The Primate’s World Relief and Development Fund (PWRDF) is re-inventing itself as an incorporated charity, even as it struggles to cope with lower donations this year.
“We’re concerned (about the decline),” PWRDF director Andrew Ignatieff told Canadian bishops at their October meeting.
In an interview with the Anglican Journal, Mr. Ignatieff declined to give details about the drop in donations, but attributed it to worry about the national church’s viability due to the residential schools crisis. “People are deeply concerned about the future of the church. People who are considering donating or are preparing their wills contact me and say, ‘Can you guarantee the money will not be used to pay legal bills or pay claims?'” he said.
Council of General Synod, at its May, 2000 meeting, approved incorporation as a way to keep contributions to the fund apart from any claims on General Synod’s assets. The fund is now legally independent of the church’s national office, but the incorporation documents state that it is “a response by Canadian Anglicans ? to bear witness to God’s healing love in a broken world.”
PWRDF was incorporated as of May 30, 2000 and registered as a charitable organization effective September 1, Mr. Ignatieff said. He said that no contributions to the fund will go to pay legal costs or claims. “We can now guarantee the intent of all contributions; they are fully protected.”
Most of PWRDF’s fund-raising takes place between fall and year-end. “I am hopeful that Canadian Anglicans will be as generous as they have been in the past,” Mr. Ignatieff told the bishops. However, he also said there is a need for better planning. “We used to say, ‘Just wait for October.’ Now we need to plan our cash flow more regularly,” he said.
Parish and individual donations totalled $3.223 million in the fiscal year ended December 31,1999, down 2.4 per cent from $3.303 million in 1998, according to PWRDF annual reports. Total receipts for those years were $4.919 million in 1999, down 4.0 per cent from $5.124 million in 1998 – a particularly strong year for donations due to Hurricane Mitch, which devastated Central America, said the director. Financial statements for 2000 will be released by February, said Mr. Ignatieff.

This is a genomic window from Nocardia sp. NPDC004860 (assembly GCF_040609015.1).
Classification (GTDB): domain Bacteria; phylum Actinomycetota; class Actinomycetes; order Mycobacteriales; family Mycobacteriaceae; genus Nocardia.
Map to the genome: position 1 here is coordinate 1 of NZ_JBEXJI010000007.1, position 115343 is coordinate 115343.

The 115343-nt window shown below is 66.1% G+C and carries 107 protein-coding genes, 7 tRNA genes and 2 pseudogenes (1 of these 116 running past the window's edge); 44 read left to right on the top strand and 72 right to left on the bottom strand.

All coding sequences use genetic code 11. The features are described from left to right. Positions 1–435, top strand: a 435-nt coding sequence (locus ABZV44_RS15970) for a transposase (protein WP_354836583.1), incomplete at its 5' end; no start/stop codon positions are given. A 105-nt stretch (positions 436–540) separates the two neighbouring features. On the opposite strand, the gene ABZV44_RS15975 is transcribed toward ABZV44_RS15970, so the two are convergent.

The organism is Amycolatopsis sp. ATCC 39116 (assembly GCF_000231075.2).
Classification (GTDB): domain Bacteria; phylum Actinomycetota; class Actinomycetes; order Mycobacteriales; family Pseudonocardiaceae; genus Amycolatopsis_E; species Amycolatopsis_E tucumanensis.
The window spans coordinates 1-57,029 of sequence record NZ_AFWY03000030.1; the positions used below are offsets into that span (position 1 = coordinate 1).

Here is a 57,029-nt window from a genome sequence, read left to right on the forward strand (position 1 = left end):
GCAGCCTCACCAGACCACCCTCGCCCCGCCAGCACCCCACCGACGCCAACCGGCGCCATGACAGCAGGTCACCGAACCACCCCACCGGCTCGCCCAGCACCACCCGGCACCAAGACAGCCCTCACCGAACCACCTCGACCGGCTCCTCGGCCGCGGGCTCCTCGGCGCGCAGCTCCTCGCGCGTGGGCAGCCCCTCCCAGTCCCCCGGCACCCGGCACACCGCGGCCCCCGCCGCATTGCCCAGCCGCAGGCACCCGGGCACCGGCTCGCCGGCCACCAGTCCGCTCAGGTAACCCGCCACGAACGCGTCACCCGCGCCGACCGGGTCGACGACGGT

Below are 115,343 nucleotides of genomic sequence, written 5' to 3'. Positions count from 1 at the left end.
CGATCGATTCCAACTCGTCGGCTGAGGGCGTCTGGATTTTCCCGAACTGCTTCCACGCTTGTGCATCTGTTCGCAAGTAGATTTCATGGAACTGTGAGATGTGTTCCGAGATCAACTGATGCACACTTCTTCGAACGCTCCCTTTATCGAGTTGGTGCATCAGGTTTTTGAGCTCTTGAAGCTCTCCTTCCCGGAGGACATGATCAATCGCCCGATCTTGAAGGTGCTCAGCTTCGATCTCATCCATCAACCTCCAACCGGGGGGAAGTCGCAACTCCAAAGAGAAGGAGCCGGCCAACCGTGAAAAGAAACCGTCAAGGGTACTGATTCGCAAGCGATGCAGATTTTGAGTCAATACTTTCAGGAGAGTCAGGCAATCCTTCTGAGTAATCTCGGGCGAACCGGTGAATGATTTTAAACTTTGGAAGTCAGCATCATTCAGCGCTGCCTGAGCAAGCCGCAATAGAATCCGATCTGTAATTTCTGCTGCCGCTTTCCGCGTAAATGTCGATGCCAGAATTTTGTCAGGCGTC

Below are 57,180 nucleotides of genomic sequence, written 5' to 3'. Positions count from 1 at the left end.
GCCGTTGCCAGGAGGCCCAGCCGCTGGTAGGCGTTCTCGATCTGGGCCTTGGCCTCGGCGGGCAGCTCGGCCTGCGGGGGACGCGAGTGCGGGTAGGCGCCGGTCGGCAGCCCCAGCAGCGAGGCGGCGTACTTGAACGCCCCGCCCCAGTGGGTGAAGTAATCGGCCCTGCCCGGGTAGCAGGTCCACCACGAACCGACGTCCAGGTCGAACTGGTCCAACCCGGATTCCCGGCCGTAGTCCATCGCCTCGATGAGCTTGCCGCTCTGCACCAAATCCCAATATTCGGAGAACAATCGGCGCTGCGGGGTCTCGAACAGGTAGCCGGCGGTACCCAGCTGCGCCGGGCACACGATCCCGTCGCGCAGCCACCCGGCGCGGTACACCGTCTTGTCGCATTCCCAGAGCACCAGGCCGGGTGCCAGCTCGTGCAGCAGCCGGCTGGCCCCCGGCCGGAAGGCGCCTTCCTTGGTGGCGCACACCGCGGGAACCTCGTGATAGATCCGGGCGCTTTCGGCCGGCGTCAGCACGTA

Beyond the question of maintaining – and increasing – income, PWRDF now must think differently, he said. “We are embarking on a strategic planning process. We have a board of directors and we are forming standing committees.”
The board consists of the eight people formerly on the committee that oversaw PWRDF’s affairs. It includes representatives of Canadian bishops, clergy, and laity as well as international and indigenous partners. There are 20 staff members at the PWRDF office at Church House and Mr. Ignatieff said he doesn’t anticipate that number will change.
One important task will be communication, since many Anglicans do not appear to know that they have their own relief and development agency, he said.
PWRDF was started in 1959 in the aftermath of the Springhill, N.S., mining disaster of 1958, in which 167 miners died. In 1969, development was added to its international relief mandate. A Canadian development program was added in 1995.
Among the projects it now supports is Trails of our Ancestors, administered by the community council in Rae-Edzo, Northwest Territories. The program puts young Natives together with elders and sends them out on the land to learn traditional skills and hear the stories and history of their culture, Mr. Ignatieff said.
In Cuba, the fund supports a village market garden that allows women to consume and sell what they produce as well as give some of it to children’s centres and seniors’ homes, he said.